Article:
Friday, June 11, 2010


Sometimes there are these words in my head, and they are eloquent, they are perfect, they are like feathers, falling comfortably around me, stroking my cheeks softly as they drift down to cover me. Usually I am in bed or I am driving or I am laying on the couch in that haze between asleep and awake, and I know if a pen appeared in my hand, just right that second, I could finally put it onto paper, those elusive right words.

But it's like that idea you have after too much wine, the idea to end all ideas, the idea that is going to make you a million dollars. You rush to scrawl it onto a napkin, sure that you've solved every problem you've ever had, discovered the best thing since sliced bread, and yet, when you look at that napkin later, you're not even sure what you meant to say, except that that was not it.

That's what it's like when I come here. I manage to crank out posts about the kids, who I think are funny and beautiful and infuriating, and posts about parts of life,  posts about car seats and babies and people, dying and belief systems and having a broken heart. But I have not scratched the surface of what is in my mind and heart, and partly that's because I'm a little scared to find out what that is myself. Plus I wonder how much is too much, and how much censorship is the right amount, really, and I know some people who read this blog take things I say very personally and all of that is going through my head when I'm trying to write.

Because all those words that are at the tip of my tongue, or my pencil, or my keyboard, when I try to write them out they fall like chunks of lead, or maybe bricks, and all the delicate perfection is gone, and I'm left wondering what I meant to say, after all while I jump around trying to avoid the falling debris. I want to impart the indescribable way Eli's curls felt against my neck. I want  to explain how the sand felt under my toes as I said I do. I want to remember the way it felt to hear Seth cry for the first time, and the way it felt when the silence in the room when Eli was born felt like it would swallow me whole. I want to make someone else understand the joy of talking so fast with your best friends that everyone else hears nothing but gibberish but you understand it all.  I want to remember, to be remembered, and yet my words always fall short of my imaginings.

And what I mean to say, really, in the midst of it all, is that I have so much to say.

I have so much to say, so much, and some of it is angry and mad and self righteous, and some of it is sweet and kind, and some of it hurts, and some of it is probably a little boring and only interesting to me.

And I'm pretty sure that makes me just like anyone else. Our trials are all different, as are our joys. I just watched the movie Dear John tonight (well, I did until the real, actual John who looks nothing like Channing Tatum, more's the pity, stopped by to pick something up and insisted I stop watching right now before he started crying like the girl he is, and then finally he left and I could watch again, and wow, did I digress or what?), and this isn't really about the movie at all except for the part where it's about the fact that I lived that movie, a little bit. Okay okay, kind of a lot, actually.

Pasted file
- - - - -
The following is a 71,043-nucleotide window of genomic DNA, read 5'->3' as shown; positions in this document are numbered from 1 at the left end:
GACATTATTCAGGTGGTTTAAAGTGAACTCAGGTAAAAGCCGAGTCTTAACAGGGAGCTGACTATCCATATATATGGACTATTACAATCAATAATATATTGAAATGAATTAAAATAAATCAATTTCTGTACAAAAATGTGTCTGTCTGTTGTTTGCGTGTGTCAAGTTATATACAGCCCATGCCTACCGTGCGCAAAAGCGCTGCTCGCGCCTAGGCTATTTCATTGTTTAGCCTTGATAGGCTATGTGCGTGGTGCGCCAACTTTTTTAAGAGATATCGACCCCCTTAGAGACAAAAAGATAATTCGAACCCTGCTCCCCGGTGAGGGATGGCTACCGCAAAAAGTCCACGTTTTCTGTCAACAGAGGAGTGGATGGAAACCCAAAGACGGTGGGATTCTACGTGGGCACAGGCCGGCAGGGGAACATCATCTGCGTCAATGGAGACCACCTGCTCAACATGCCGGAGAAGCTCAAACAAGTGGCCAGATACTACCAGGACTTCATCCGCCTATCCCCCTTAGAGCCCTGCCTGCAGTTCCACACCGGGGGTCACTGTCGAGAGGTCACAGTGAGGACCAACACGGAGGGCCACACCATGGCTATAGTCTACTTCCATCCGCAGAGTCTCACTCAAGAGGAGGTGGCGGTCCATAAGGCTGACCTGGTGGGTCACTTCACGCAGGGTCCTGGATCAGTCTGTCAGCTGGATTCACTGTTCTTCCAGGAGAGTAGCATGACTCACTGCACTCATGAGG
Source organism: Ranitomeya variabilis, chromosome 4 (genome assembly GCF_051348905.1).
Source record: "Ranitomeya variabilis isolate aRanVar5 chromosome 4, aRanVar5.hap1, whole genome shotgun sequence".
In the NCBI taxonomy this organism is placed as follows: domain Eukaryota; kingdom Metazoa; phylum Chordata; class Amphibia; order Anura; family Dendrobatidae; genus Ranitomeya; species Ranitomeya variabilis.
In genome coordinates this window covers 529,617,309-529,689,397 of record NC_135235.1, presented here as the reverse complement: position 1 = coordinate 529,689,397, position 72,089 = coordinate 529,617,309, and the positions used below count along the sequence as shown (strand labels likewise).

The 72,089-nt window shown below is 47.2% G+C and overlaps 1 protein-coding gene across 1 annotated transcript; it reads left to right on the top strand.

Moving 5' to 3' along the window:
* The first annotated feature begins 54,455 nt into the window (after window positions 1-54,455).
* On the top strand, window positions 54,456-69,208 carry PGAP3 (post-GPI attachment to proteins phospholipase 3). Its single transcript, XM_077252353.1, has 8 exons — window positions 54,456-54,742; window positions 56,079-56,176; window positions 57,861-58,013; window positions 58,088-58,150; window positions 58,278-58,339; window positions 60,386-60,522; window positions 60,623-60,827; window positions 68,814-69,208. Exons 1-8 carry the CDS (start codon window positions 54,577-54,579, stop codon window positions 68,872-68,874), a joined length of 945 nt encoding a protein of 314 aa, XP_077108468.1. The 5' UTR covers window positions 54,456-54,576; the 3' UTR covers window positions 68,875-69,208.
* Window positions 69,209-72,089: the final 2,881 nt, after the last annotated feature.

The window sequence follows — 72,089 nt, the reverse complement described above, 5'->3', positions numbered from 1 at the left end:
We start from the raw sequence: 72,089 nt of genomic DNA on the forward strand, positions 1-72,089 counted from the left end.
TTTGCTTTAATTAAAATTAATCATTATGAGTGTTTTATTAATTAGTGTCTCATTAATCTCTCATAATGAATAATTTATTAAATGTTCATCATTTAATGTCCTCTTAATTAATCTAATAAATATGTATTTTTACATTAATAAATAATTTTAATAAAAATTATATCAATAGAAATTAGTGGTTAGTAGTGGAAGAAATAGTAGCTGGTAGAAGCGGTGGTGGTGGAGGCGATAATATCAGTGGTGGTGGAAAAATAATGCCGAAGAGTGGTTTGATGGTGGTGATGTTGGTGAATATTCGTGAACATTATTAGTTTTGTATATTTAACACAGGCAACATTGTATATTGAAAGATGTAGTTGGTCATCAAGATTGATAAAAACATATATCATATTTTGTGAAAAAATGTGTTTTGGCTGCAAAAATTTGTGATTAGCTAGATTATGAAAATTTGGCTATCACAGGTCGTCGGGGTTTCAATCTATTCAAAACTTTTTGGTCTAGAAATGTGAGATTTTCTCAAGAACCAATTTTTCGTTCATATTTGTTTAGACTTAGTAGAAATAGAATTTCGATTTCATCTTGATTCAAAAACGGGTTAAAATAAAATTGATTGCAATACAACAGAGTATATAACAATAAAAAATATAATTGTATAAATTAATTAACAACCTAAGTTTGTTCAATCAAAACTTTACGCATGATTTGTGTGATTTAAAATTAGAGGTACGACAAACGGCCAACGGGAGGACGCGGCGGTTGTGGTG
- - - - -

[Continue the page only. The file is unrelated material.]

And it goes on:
But that's not even my point, either. My point was about words. And about how I get to the point in a very roundabout matter. And no matter how the whole thing turned out, my deployed friend and I were master letter writers. I would fill pages with words and I don't even know what I talked lunch maybe? I just wrote. But I do remember what he would write me about, and it wasn't about where he was or what he was doing, which he couldn't really talk about anyway. He would plan the car he was going to buy when he got home, he would retell an old story, he would tell me all about how he was going to open up a car stereo business when he got out and it was going to be amazing.

He just wrote. Surfacey, deep, he just wrote, and I just wrote back. And after sending each letter I would feel this ...contentment, that what I had written was going to help someone, even if all it did was distract them from something bad or scary or just uncomfortable for a few minutes.

So I guess, even if you can't always reach the words in your head, even being a distraction with your second string words and phrases can be a blessing. But I'll keep trying to get the words I want on this page in front of me. Unlike tonight, when I've written a whole lot of nothing but I'm going to publish it anyway, because this is a lot of words in a row to just delete, and no one is required to read anyway. But I'll keep trying to get them down.

And if you write at all, I think you should too. And I think you should tell me where you write. A journal, a blog, a word document? How do you get your point across, and what works the best for you?
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